Artificial intelligence (AI) has enormous potential for military applications. Fully realizing the conceived benefits of AI requires effective interactions among Soldiers and computational agents in highly uncertain and unconstrained operational environments. Because AI can be complex and unpredictable, computational agents should support their human teammates by adapting their behavior to the human’s elected strategy for a given task, facilitating mutuallyadaptive behavior within the team. While some situations entail explicit and easy-to-understand human top-down strategies, more often than not, human strategies tend to be implicit, ad hoc, exploratory, and difficult to describe. In order to facilitate mutually-adaptive human-agent team behavior, computational teammates must identify, adapt, and modify their behaviors to support human strategies with little or no a priori experience. This challenge may be achieved by training learning agents with examples of successful group strategies. Therefore, this paper focuses on an algorithmic approach to extract group strategies from multi-agent teaming behaviors in a game-theoretic environment: predator-prey pursuit. Group strategies are illuminated with a new method inspired from Graph Theory. This method treats agents as vertices to generate a timeseries of group dynamics and analytically compares timeseries segments to identify group coordinated behaviors. Ultimately, this approach may lead to the design of agents that can recognize and fall in line with strategies implicitly adopted by human teammates. This work can provide a substantial advance to the field of humanagent teaming by facilitating natural interactions within heterogeneous teams.
In recent work, we utilized convergent cross mapping (CCM) to quantify coordination in a multi-agent reinforcement learning (MARL) paradigm by measuring causal influence between pairs of agents in a joint task. CCM was originally developed to detect causal influences within ecological systems, and as we previously demonstrated, it can be used to measure causal dependencies between pairs of time-series data. While this work has provided important insight into the coordination between 2 teammates, it is not clear how such coordination scales with the number of agents working together with a shared goal. Within a predator-prey pursuit environment, the current study investigates the influence that an incremental increase in number of predator agents has on the inherently causal relationship between predators working together to pursue a single prey. We hypothesize that averaged CCM values will decrease with increasing number of predators due to a redistribution of coordination across all predator agents. This work provides a quantitative assessment for the fundamental influence that number of cooperative agents has on the causal relationship between agents working together on a joint task, and insight into coordinated group behaviors.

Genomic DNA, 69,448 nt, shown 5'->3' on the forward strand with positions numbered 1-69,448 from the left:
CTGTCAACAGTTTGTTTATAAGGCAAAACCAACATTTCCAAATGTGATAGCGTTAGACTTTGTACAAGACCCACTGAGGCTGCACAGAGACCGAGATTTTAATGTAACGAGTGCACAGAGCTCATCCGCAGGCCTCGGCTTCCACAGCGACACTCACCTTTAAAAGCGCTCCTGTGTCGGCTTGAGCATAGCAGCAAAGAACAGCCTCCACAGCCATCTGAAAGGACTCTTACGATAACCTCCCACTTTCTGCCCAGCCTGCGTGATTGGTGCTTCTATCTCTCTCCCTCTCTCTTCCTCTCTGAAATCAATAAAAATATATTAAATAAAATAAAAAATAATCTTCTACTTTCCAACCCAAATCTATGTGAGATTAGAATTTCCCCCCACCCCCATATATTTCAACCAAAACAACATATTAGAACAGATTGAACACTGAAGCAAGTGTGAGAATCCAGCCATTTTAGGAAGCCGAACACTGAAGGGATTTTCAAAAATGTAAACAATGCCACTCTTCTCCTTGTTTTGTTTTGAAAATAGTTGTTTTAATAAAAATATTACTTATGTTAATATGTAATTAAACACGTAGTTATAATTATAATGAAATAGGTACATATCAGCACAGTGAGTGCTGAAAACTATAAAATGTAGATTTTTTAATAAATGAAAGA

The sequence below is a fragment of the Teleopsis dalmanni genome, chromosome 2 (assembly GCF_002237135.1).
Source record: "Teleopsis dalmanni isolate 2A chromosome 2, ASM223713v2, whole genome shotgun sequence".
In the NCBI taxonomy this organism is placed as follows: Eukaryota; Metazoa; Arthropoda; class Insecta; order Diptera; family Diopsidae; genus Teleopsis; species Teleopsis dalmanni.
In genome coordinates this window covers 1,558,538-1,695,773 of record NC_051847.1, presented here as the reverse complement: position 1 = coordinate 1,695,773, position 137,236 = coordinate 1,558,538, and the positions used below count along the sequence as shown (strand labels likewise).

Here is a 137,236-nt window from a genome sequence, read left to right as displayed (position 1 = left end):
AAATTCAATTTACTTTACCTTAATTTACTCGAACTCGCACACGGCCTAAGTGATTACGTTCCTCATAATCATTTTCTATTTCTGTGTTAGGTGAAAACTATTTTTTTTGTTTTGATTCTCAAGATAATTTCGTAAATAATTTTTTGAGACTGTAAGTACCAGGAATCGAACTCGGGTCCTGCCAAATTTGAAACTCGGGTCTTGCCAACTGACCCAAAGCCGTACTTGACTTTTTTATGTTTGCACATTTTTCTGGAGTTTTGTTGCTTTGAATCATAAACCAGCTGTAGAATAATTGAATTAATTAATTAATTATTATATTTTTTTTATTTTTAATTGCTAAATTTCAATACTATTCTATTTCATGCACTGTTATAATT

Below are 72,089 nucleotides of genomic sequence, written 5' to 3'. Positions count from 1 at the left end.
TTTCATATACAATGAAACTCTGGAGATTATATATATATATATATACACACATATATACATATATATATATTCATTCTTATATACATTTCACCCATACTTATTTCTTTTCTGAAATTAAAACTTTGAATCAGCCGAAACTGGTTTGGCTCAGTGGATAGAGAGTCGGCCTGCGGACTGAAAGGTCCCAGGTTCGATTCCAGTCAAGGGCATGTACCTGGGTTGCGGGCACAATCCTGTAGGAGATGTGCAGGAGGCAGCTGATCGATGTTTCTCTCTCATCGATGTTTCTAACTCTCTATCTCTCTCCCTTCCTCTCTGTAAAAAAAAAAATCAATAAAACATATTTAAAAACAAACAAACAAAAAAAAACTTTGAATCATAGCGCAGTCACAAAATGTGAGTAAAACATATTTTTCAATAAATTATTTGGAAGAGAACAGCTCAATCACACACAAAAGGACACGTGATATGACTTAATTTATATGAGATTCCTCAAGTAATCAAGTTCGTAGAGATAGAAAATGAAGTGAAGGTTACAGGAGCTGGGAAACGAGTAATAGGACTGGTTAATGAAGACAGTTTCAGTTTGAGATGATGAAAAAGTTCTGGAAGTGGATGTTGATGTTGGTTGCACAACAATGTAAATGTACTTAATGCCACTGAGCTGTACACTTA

While deep reinforcement learning techniques have led to agents that are successfully able to learn to perform a number of tasks that had been previously unlearnable, these techniques are still susceptible to the longstanding problem of reward sparsity. This is especially true for tasks such as training an agent to play StarCraft II, a real-time strategy game where reward is only given at the end of a game which is usually very long. While this problem can be addressed through reward shaping, such approaches typically require a human expert with specialized knowledge. Inspired by the vision of enabling reward shaping through the more-accessible paradigm of natural-language narration, we investigate to what extent we can contextualize these narrations by grounding them to the goal-specific states. We present a mutual-embedding model using a multi-input deep-neural network that projects a sequence of natural language commands into the same high-dimensional representation space as corresponding goal states. We show that using this model we can learn an embedding space with separable and distinct clusters that accurately maps natural-language commands to corresponding game states . We also discuss how this model can allow for the use of narrations as a robust form of reward shaping to improve RL performance and efficiency.